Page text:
Unlike an ordinary recession, we cannot spend our way out of this one. That is not to say that stimulus spending is wrong: most economists agree that without the stimulus bill, the economy would still be in a nose dive. The real problem is that spending alone will not get most of the unemployed back to work. Why? Because of the secular changes previously discussed, the old jobs disappeared for good. Spending on the same old same old just doesn't have anywhere to go.

We also can't save our way out, as it seems the deficit hawks would like. Cutting spending and/or raising taxes to balance budgets may have its own virtues, but either path reduces the capacity of the economy to invest. We forget that FDR took office just as deficit-averse as any of his predecessors. When signs of recovery showed in 1933, his reaction was to back off on spending. History records that the market took another nauseating drop. Not to be deterred, FDR actually tried to balance the budget in 1937. It seems that the G20 forgot how that worked out.

The only way we can get out of Great Depression III is to invest: specifically, to invest where the new growth will come. Some of the areas are obvious: urban rental housing, alternative sources of energy, health care IT, and broadband come to mind. These areas call for both private and public investment.

As a consequence of costlier transportation, local and regional businesses will become better investments than national or global enterprises for a great many fields. The "local food" trend among gastronomes presages a massive shift in agriculture. The nascent field of micro-manufacturing may entirely transform how and where our "stuff" gets made. Hint: it's not China.

"Information technology defeats economy of scale," intoned Chuck Exley, former CEO of NCR. A small Internet merchant has the same reach as Wal*Mart or Amazon. This humble blog has the potential to reach most of the billion people who read the English language.

Prosperity will look very different in the 21st Century. In the 19th Century, large firms employed tens or hundreds of people. The adjustment to 20th Century firms of thousands, even hundreds of thousands, was wrenching, but ultimately successful. Most successful 21st Century businesses will, I think, be small.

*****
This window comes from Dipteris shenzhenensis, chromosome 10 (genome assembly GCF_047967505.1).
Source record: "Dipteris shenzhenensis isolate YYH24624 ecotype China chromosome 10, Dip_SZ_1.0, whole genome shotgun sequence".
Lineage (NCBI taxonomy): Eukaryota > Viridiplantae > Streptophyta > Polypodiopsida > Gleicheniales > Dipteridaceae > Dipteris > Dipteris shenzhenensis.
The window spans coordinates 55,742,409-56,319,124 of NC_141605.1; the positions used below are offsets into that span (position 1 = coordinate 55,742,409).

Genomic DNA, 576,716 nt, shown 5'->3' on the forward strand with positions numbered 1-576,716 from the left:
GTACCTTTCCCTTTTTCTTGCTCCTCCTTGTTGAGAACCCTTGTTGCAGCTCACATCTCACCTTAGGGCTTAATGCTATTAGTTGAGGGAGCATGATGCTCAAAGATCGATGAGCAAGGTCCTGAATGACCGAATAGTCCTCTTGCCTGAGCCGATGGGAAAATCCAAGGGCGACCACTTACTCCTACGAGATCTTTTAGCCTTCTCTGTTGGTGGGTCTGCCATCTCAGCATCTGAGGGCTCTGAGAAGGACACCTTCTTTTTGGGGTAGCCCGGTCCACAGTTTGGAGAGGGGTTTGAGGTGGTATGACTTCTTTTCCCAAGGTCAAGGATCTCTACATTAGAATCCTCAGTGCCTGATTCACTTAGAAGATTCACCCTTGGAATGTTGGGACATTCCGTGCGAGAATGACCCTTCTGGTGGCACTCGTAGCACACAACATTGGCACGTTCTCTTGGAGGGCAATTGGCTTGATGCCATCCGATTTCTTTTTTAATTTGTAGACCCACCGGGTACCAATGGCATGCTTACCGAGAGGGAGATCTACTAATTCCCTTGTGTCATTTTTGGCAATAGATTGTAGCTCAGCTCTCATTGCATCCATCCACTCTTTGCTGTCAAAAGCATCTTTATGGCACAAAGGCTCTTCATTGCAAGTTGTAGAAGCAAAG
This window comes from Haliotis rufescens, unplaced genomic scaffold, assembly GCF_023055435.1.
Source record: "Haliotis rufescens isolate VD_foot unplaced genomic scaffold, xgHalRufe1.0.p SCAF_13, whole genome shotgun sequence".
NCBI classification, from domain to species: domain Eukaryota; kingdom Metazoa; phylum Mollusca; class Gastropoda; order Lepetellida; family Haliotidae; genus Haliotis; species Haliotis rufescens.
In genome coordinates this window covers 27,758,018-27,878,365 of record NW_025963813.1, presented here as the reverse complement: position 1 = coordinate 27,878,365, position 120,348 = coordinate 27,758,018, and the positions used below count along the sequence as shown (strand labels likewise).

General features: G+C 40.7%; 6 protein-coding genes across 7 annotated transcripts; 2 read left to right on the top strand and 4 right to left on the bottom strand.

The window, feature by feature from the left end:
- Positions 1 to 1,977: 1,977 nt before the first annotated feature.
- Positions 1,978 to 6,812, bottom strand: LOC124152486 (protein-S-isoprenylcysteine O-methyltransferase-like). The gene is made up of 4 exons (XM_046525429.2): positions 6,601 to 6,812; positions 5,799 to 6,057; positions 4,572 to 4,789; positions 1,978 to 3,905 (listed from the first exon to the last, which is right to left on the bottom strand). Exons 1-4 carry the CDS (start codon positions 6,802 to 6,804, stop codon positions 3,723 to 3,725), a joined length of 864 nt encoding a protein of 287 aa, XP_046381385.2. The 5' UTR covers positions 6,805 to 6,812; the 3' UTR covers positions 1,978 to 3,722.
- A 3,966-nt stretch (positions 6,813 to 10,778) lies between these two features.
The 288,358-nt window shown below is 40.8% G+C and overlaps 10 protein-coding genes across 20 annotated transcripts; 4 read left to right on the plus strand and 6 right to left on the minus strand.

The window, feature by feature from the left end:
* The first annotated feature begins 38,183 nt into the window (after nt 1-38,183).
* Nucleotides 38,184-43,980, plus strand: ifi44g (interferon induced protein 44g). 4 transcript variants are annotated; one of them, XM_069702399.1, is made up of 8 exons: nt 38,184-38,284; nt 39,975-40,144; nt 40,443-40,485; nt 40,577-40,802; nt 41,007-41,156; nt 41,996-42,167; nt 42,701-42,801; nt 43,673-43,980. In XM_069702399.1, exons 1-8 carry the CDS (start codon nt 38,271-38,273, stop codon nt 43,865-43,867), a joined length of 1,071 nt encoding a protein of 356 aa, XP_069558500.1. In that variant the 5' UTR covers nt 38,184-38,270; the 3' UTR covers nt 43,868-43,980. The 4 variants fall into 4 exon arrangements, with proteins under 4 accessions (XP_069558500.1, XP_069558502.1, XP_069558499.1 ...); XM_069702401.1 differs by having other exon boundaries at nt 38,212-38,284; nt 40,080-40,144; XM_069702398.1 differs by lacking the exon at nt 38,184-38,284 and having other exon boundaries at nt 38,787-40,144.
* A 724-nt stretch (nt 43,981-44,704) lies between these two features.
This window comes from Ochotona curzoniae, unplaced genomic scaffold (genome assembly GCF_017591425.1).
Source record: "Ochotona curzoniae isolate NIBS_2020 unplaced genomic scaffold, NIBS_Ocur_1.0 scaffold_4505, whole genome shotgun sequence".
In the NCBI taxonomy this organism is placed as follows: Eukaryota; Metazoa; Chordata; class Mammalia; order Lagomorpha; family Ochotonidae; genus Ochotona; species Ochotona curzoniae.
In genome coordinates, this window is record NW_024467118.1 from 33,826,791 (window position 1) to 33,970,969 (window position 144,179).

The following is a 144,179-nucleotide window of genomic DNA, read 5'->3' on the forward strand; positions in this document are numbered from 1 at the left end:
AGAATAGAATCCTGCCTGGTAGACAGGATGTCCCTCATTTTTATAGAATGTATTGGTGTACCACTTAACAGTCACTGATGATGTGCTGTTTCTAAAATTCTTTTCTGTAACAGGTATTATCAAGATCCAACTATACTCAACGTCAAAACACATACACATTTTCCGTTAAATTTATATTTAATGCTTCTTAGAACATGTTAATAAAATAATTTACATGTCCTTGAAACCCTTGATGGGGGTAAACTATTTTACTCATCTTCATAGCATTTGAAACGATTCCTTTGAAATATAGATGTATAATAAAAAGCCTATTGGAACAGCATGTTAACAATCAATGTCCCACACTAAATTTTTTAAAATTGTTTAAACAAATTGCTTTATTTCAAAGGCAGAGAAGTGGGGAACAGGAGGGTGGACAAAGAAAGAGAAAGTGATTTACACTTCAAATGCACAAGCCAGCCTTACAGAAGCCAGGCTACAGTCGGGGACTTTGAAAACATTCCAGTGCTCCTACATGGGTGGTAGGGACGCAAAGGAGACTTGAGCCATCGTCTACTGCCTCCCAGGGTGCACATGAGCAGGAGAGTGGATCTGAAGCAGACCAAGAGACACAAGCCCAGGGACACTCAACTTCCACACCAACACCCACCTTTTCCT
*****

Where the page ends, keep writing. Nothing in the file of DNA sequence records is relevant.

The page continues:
The investment world is currently poorly organized for a large number of small firms. The recent dominance of traders rather than bankers as heads of major financial institutions just exacerbates the problem. Currently, far too little capital is being directed the right way, and the private sector is equally guilty with the public sector.

I still have hope for the long run. Trillions of dollars of capital sit on the sidelines, waiting to be deployed in something that can grow faster than inflation. This capital represents the retirement hopes and dreams of the 250,000,000 or so people in the First World aged 45 to 65. It needs to get into the hands of people with ideas and ambition aged 25 to 45.

With the pressure of that much capital, eventually it will find its way to the right places. When we evaluate policy proposals, I suggest that the traditional values of Right and Left, Keynesian or deficit-hawk, provide poor guidance. The real question should be, "Does this policy accelerate or retard investment in growth?" How well we answer that question --as individuals, as companies, and as a society-- will determine how long we wallow in misery before we build a better future for ourselves and our posterity.